Healthy gums: What they look like and how to get them
Healthy gums play a large role in your overall oral health. They are just as important to take care of as your teeth. Here is some information about what healthy gums look like and how to get them.
Healthy gums contribute to your overall oral health. Your gums have an important role as they surround and protect your teeth. Usually, they will not grow out again once they recede. Therefore, it is a good idea to take good care of them.
What do healthy gums look like?
Healthy gums are usually light pink and firm, fitting tightly around your teeth. They should not bleed when you brush your teeth. Also, if you notice that your gums look red, swollen or receding you should contact your dentist. This is because these may be symptoms of gum disease, also known as gingivitis (1).
Improper care of your gums may lead to the development of gum disease. This can be seen through signs such as darkening of the colour of your gums. Additionally, they may be tender or swollen. Improper care and cleaning over time can lead to build-up of bacteria on the edge of your gums. As a result, they may become inflamed. Symptoms of gum disease include:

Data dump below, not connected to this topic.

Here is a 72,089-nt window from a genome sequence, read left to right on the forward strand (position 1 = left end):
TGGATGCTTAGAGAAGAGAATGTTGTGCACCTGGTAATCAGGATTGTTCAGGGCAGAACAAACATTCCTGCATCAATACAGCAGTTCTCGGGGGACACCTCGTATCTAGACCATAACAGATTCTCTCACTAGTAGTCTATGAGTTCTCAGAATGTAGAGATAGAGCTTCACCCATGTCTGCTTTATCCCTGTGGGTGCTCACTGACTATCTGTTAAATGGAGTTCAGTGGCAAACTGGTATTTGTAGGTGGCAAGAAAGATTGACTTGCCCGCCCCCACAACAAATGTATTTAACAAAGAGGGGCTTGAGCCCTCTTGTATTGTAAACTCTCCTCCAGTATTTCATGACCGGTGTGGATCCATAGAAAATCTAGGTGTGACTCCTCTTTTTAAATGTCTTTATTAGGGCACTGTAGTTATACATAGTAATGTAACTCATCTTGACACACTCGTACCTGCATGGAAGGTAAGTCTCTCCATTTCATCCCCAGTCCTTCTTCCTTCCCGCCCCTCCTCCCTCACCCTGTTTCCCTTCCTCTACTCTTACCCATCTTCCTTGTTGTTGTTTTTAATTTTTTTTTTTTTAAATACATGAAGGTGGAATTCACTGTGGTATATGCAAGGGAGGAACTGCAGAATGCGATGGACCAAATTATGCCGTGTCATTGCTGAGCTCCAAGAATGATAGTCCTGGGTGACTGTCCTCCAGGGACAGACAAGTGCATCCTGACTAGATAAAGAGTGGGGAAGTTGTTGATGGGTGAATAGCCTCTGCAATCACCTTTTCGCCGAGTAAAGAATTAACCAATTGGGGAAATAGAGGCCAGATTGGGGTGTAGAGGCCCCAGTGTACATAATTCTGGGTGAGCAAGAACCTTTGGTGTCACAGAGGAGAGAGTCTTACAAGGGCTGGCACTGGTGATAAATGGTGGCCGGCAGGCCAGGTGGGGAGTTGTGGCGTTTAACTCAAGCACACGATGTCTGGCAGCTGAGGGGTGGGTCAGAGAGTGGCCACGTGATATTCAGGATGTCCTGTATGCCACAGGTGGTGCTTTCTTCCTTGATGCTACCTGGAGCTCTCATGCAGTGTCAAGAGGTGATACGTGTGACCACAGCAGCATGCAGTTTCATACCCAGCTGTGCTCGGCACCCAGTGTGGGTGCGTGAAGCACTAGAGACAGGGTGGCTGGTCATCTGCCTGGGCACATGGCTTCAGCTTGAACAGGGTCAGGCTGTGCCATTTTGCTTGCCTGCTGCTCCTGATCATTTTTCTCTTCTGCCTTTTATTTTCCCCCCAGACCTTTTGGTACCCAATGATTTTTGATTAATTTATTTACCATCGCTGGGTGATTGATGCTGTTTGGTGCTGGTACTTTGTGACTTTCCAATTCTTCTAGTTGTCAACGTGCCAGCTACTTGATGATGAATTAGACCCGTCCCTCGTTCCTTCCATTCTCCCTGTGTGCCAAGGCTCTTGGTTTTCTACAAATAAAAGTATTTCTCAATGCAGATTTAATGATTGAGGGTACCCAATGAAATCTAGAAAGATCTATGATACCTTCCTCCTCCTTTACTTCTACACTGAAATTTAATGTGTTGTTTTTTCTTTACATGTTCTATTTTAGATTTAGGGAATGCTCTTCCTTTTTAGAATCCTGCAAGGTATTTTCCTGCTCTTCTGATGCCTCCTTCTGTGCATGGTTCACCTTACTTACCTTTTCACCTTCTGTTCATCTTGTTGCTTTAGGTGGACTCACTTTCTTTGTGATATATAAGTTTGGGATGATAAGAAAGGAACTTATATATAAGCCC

- Bleeding gums
- Tender and swollen gums
- Receding gums and loose teeth
- Change in the colour of your gums
- Bad breath
If you notice any of these symptoms contact your dentist and they can help you determine the cause. Thus, you can get appropriate treatment if needed.
How to take care of your gums
The most important action to ensure optimal oral health, including healthy gums, is daily cleaning of your teeth.
Brush your teeth twice a day and avoid brushing with too much force. Did you know that three out of four people brush too hard? The Clinic Gum Protector toothbrush can help you avoid this. It bends and clicks when too much force is used. This will help you treat your teeth more gently. Flossing daily is also recommended, as by flossing you can clean all five sides of your teeth.
Additionally, it is important to visit your dentist or dental practitioner regularly. They can also perform a professional cleaning if necessary.
- NHS. Gum Disease. Link to page. Accessed November 25, 2020.
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